A Voice for Us

“He sensed that mighty changes were on the horizon in America and that time was running out. He had to finish his work, raise up the leaders, and fulfill his duty to his beloved America.”   Speaking of George Whitefield 1745

Since the age of 3-4, I have been fascinated by preachers who have vision for the masses. George Whitefield, one of the first Methodists and friend of the Wesleys has been at the top of that list. He invented mass evangelism. When in his early twenties, he preached to 80,000 people in England’s Hyde Park. Not only was his voice capable (as proven by his friend Benjamin Franklin), he spoke with such power it was said that actors would weep when he said the word “Mesopotamia.”

Writer Stephen Mansfield calls Whitefield America’s “Forgotten Founding Father.”

“Had Whitefield never gone to America, the great revival there might never have happened. And, had there been no great revival, there may well have been no American Revolution.”

This preacher was different. He began every sermon with a joke and told stories. Pulpits were closed to him, so he went to where the people were. He preached in open fields and went to the mines when miners were getting off work and early mornings when they were headed for work. One of my favorite images is from his preaching to miners in Kingswood, England.

“Hundreds had gathered with their coal-blackened faces peering back quizzically at the young preacher. He continued not knowing what to make of their silence. Then he noticed something. There were white streaks appearing on the faces…the miners were weeping. Repentance followed and soon laughing and singing.”   (Forgotten Founding Father, Stephen Mansfield, (c)2001, Highland Books, page 77)

When Whitefield arrived in the colonies, there was nothing to unify then into anything that could be called “United.” That changed. The unifier was his preaching. From Georgia to New England almost every resident heard Whitefield preach.

“Whitefield was the ‘first inter-colonial event.’ For the first time, the American colonists had a common experience that gave them a sense of corporate life they had never had before.” (Mansfield page 110)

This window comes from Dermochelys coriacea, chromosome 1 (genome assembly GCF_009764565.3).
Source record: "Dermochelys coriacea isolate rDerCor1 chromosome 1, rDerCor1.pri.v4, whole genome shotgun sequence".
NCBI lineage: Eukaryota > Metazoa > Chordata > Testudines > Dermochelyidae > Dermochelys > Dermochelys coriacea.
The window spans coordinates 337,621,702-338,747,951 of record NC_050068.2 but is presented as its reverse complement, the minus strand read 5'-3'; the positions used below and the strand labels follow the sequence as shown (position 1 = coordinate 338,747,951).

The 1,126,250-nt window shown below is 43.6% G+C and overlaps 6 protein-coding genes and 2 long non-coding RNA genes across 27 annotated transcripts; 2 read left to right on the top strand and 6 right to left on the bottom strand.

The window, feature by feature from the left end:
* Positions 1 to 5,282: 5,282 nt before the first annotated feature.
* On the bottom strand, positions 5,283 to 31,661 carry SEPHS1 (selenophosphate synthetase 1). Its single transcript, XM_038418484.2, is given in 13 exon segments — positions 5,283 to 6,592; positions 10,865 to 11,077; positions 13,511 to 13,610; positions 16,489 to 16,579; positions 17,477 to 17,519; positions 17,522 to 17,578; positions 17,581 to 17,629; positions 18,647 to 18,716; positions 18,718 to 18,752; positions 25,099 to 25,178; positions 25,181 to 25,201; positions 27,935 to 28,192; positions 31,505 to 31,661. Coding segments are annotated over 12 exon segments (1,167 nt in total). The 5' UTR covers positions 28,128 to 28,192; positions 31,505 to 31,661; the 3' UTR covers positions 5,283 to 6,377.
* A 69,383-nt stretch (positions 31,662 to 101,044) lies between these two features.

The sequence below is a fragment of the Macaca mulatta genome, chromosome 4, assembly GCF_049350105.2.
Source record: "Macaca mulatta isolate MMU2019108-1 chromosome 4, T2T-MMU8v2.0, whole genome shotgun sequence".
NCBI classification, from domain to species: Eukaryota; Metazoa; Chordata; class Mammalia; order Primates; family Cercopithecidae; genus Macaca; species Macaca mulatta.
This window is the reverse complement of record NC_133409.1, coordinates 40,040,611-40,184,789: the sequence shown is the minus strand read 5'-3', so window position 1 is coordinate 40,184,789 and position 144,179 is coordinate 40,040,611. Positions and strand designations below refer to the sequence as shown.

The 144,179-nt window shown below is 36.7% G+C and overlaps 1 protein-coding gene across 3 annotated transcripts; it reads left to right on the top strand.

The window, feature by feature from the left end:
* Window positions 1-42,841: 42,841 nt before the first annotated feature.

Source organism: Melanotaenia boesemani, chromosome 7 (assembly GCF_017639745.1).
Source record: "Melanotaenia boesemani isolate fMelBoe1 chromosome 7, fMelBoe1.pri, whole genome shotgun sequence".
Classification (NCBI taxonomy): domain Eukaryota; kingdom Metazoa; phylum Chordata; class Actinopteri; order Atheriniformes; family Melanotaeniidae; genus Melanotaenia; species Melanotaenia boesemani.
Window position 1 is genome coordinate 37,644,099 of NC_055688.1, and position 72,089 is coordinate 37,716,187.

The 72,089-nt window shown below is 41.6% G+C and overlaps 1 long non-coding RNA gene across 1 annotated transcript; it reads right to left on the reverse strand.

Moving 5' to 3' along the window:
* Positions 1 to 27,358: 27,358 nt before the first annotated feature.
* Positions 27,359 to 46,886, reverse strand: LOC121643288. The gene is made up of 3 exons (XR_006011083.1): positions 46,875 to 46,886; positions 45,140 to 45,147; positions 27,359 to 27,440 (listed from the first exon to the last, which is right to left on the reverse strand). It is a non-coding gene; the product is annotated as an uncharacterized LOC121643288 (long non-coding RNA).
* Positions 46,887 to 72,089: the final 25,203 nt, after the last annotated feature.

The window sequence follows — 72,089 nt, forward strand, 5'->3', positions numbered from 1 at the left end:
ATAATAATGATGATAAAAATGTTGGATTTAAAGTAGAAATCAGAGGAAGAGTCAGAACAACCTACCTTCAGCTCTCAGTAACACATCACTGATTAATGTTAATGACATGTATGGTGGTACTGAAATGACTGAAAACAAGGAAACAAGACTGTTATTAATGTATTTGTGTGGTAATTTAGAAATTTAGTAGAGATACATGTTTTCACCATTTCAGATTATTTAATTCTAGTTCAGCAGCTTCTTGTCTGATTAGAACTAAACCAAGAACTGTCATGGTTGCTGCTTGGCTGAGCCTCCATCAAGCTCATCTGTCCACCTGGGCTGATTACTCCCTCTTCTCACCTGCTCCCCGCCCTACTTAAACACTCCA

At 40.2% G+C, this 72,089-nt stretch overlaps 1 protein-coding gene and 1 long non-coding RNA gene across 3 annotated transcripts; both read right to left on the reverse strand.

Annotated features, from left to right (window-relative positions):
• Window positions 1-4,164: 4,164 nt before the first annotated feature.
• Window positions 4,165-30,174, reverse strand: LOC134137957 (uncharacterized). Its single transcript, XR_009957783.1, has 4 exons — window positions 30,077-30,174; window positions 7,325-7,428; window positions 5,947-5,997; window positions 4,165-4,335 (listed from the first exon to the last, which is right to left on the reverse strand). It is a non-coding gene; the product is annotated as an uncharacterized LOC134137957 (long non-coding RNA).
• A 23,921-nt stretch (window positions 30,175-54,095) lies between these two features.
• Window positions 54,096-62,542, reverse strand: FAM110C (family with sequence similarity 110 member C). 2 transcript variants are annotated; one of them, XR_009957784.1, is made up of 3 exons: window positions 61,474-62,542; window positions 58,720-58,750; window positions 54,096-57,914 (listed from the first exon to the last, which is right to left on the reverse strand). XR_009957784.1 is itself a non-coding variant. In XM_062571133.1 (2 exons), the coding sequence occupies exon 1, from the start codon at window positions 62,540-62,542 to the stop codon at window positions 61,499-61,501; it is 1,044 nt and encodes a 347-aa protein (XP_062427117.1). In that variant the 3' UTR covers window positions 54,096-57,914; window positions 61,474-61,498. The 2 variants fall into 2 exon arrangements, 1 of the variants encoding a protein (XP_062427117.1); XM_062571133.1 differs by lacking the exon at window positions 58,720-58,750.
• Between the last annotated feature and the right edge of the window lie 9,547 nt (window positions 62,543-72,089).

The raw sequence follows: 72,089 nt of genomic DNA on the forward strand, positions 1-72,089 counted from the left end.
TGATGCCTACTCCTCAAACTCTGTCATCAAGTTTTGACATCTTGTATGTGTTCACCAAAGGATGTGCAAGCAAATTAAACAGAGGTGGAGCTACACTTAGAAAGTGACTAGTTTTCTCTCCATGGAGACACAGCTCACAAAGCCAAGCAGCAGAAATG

His method was “preach and return.” He would preach and plant the gospel. He gave no altar call. He left that locale and after giving the “seed” time to germinate he would return to preach again and to invite people into the Kingdom. Those who responded were placed in small groups or communities for Christian growth. That was not just for Bible study, but for fellowship. They would share their own growth and see others being transformed by Jesus. The populace had followed England into debauchery and drunkenness. The fellowship groups gave the converts an alternative to gin houses on Friday nights.

The second piece of the plan was to share his vision for good work. He told stories of those very people feeding the poor, building schools and caring for orphans. There was deployment into significant ministries.

“He did this because he wanted more than just revival: he wanted a spiritual revolution, a transformation of society by the power and truth of God’s kingdom.”

I see parallels of the days leading to the American Revolution and the days following with our own. That makes these days quite open to revival and awakening that will heal and transform. If some visionary can see what is attempting to manifest—I like what Mansfield says:

“Already a man on a mission, now (Whitefield) had a method to match his call.” The evangelist said, “Field preaching is my plan….”

So, we pray for the right person to hear from heaven and discover 21st Century field preaching.

Before Whitefield’s first tour of America, he was not sure whether he should stay in England and attend to the monstrous crowds and nurture of converts or go to the new country. While wrestling with his life purpose, a letter came from John Wesley who was already in Georgia. Wesley spoke of great opportunities for the gospel and the “harvest that awaited the bold and the willing.” Wesley closed his letter with the challenge, “What if thou art the man, Mr. Whitefield?”

I cannot hear the daily news and the images of a culture on the verge of destruction without being prodded by Wesley’s question: “What if thou art the man?” The question is not about preaching to 80,000 or millions, but where I (you) fit in the promises of 2 Chronicles 7:14.


©2016 D. Dean Benton       Benton Books & Blogs       Bentonministries.com

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